Church plans to dig up thousands of bodies - including the founder of Western Australia - to make way for a new car park
By Julian Robinson for MailOnline 20:35 18 Mar 2015, updated 21:19 18 Mar 2015
- St John's Stoke church plans to build new community centre and car park
- But scheme would involve digging up thousands of bodies in graveyard
- The church, in Guildford, Surrey, is the resting place of Sir James Stirling
- He was the first governor of Western Australia and a British navy admiral
- Opponents of the graveyard plan have produced a 1,400-signature petition
A church has come under fire over plans to dig up thousands of bodies - including the founder of Western Australia - to make way for a car park.
St John's Stoke church, in Guildford, Surrey, wants to build a community centre in its grave yard and replace the current centre with a car park.
But the scheme, which would see remains dug up, cremated and reburied in a mass grave, has already sparked outrage with opponents producing a 1,400-signature petition in a bid to save the graveyard.
St John's Stoke church (pictured), in Guildford, Surrey, wants to build a community centre in its grave yard and replace the current centre with a car park
The body of Sir James Stirling, a navy admiral and the first governor of Western Australia, is buried in the graveyard
An international dispute threatens to break out as the body of Sir James Stirling, a navy admiral and the first governor of Western Australia, is buried in the graveyard - but the church is not sure where.
Reverend Mark Woodward, the church's rector, said: 'We have heard a large number of views ranging from strong opposition to our plans, to very strong support in favour.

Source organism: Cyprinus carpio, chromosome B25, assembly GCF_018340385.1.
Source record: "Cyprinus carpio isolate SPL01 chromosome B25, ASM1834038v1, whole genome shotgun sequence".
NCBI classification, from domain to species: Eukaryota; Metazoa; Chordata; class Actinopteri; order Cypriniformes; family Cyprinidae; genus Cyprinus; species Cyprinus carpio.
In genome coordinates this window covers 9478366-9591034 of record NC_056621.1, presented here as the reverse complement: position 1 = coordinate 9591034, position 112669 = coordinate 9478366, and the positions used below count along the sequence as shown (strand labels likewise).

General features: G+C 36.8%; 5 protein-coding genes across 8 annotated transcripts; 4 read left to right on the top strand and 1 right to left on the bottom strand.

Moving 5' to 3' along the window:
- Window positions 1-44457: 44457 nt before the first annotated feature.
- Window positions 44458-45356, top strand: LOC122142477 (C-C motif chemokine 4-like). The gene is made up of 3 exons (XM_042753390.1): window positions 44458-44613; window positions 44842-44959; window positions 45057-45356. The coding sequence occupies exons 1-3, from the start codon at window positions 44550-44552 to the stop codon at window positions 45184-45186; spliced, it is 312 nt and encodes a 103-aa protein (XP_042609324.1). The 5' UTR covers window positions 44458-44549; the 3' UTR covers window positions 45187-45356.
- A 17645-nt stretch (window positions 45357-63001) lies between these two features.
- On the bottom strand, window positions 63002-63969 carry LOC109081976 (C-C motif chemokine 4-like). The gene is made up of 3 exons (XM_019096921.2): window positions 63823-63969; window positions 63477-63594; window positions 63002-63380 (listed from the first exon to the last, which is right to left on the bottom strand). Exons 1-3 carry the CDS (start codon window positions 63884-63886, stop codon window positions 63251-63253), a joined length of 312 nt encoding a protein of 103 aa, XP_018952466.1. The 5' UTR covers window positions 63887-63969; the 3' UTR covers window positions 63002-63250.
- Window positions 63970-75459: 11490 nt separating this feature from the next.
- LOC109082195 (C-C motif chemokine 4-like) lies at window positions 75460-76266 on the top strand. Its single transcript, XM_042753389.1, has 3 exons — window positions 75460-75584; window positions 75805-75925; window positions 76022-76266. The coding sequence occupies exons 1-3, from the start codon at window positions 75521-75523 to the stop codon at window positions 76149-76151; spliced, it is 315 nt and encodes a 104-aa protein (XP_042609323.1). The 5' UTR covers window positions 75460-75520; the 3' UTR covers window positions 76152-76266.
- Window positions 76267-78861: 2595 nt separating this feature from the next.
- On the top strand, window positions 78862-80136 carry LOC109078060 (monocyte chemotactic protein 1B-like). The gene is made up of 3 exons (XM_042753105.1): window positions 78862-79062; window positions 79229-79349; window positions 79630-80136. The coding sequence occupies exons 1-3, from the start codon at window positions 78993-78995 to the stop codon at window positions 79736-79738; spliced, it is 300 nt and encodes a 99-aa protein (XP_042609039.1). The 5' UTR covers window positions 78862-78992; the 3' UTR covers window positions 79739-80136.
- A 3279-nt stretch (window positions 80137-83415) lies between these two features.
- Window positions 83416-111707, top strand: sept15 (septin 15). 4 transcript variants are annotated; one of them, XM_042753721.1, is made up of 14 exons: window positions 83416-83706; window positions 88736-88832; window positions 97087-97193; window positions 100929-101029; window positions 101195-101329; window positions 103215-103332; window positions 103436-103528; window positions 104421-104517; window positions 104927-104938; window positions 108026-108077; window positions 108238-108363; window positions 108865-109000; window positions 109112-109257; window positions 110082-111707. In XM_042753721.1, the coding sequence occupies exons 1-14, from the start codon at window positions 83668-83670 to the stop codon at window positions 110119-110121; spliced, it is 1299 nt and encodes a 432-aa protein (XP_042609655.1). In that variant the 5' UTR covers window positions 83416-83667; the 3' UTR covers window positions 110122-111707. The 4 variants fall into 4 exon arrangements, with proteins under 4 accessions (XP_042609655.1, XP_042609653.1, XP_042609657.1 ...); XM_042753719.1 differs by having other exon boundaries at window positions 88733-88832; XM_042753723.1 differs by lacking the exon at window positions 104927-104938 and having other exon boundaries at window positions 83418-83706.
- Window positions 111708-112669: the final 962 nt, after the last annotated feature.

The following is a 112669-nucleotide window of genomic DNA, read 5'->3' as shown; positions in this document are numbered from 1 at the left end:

'We hope and pray that something very positive will come from the proposal to see land used to help fund an excellent new community project.
HOW A BRITISH NAVAL OFFICER ENDED UP IN WESTERN AUSTRALIA
Sir James Stirling become the first Governor and Commander-in-Chief of Western Australia
It was Sir James Stirling’s persistence that finally persuaded the British government to establish the Swan River Colony in Western Australia.
The British naval officer, who was born in Lanarkshire, Scotland in 1791, had explored the area before
lobbying officials to allow him to establish a settlement.
And it was a move that would eventually see him become the first Governor and Commander-in-Chief of Western Australia.
Stirling entered the navy at the age of 12 and went on to serve in the Napoleonic wars and the war between Britain and the US in 1812.
He married Ellen Mangles at Stoke Church, Guildford, on September 3 1823. They went on to have five sons and six daughters.
Stirling travelled to Australia a few years later as part of a navy assignment and joined an inland expedition – eventually taking him to the west.
He would go on to oversee the development of the surrounding area and remained in his post until 1838 when he resumed his naval career.
Stirling became an admiral in the 1860s and died in retirement at Guildford on April 22 1865.
'We are in contact with the descendants of some families who believe they have ancestors interred in the graveyard and we are listening very carefully. We are committed to working very closely with all interested parties.
'It is inspiring to see our church facilities put to such great and varied use by so many people every week, but we are simply running out of space.'
Sir Stirling was buried at the site following his death in 1865 but when a new rectory was built on the western graveyard in 1977 his stone was accidentally smashed and moved to the entrance of the church.
If all goes to plan for the church, remains will be placed in a memorial garden behind the new community centre, with the remaining headstones placed around the perimeter of the church
The reverend believes the admiral's body was moved with the stone, a claim that is hotly disputed, and argues the car park is needed because church turnout has risen sharply.
The last burial at the church is thought to have taken place in the 1870s.
Eventually, if all goes to plan for the church, remains will be placed in a memorial garden behind the new community centre, with the remaining headstones placed around the perimeter of the church.
Church leaders will take their plans to church commissioners, in Westminster, London, on April 22.Source: www.dailymail.co.uk